When I was a teenager, probably shortly after Kurt Cobain took a shotgun to his mouth, music’s twenty-seven club seemed like a grand old age. By twenty-seven, if you were going to produce anything significant, you would have already done so. I began to nurse idle daydreams not only of creative accomplishment, but where that material was driven by the dark knowledge that time was running out. I played out various ends for myself, drink, drugs, terminal illness, a sudden terrible accident. None came to pass - and nor did any writerly achievements. Instead, seven years past the age when I expected to be a spent force, I have barely begun.
I still, occasionally, play the fantasy of success out in my head. Usually it’s late at night, when I’m a little the worse for wear yet unable to sleep. The dreams no longer have a macabre twist, but the age I am in them inches ever further forward as real life takes up my time.
On the first full day of my thirty-fifth year I, once again, failed to capitalise on the time gifted to me. I took the day off, and rather than write I pissed about cleaning up the camping equipment, took my sleeping bag to the laundrette for the first time in a generation, read and failed to get to the heart of this piece.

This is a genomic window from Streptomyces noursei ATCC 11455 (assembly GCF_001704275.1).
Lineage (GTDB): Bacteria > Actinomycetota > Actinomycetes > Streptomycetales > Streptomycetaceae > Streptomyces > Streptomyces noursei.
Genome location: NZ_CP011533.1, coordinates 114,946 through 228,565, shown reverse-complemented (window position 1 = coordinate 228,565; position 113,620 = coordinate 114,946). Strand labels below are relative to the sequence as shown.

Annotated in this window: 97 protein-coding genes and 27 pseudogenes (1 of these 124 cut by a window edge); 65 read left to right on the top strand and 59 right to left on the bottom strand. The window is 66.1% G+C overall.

‘It’s a bit optimistic,’ said my fiancée. ‘We come all this way, with just the one full day and hope that the weather is kind to us. And it never is.’ I grunted a response, mildly sulking that my hopes of climbing a Scafell for the first time in years had been beaten, again, by the country’s insistence on conforming to stereotype. ‘Perhaps we should come for a week. We’re more likely to have a day when the weather is clear. We should give ourselves more of a chance.’
She was talking about the Lake District, but it could have been my writing or it could have been the environment. It could even have been a metaphor for life. We only get one shot at it and when the time has passed, it’s gone. Youth, the saying goes, is wasted on the young. Life, perhaps, is wasted on all of us. If we had the opportunity for a dress rehearsal, wouldn’t we give a better performance?
Don’t get me wrong, I am not normally one for regrets. I love my life. I have a house, soon a wife, a cat, a job I enjoy and creative outlets which, if a little like yelling into the tornado at times, at least give me some satisfaction and yet, when I look back over my life, what exactly have I achieved? If it were all over tomorrow what would be left other than dust passing on the wind?
It doesn’t mean that there isn’t a lot to still do, but it does feel like I’ve had lunch at the summit and am now heading back down. Sure, there’ll be further, possibly even higher, peaks to ascend and beautiful views, jokes to tell and a sense of wonder to behold. All these things regularly occur on the descent, but there are definitely opportunities that have been missed and can’t be captured in the future.
All that’s left for me is the second act. And, well, maybe, an encore.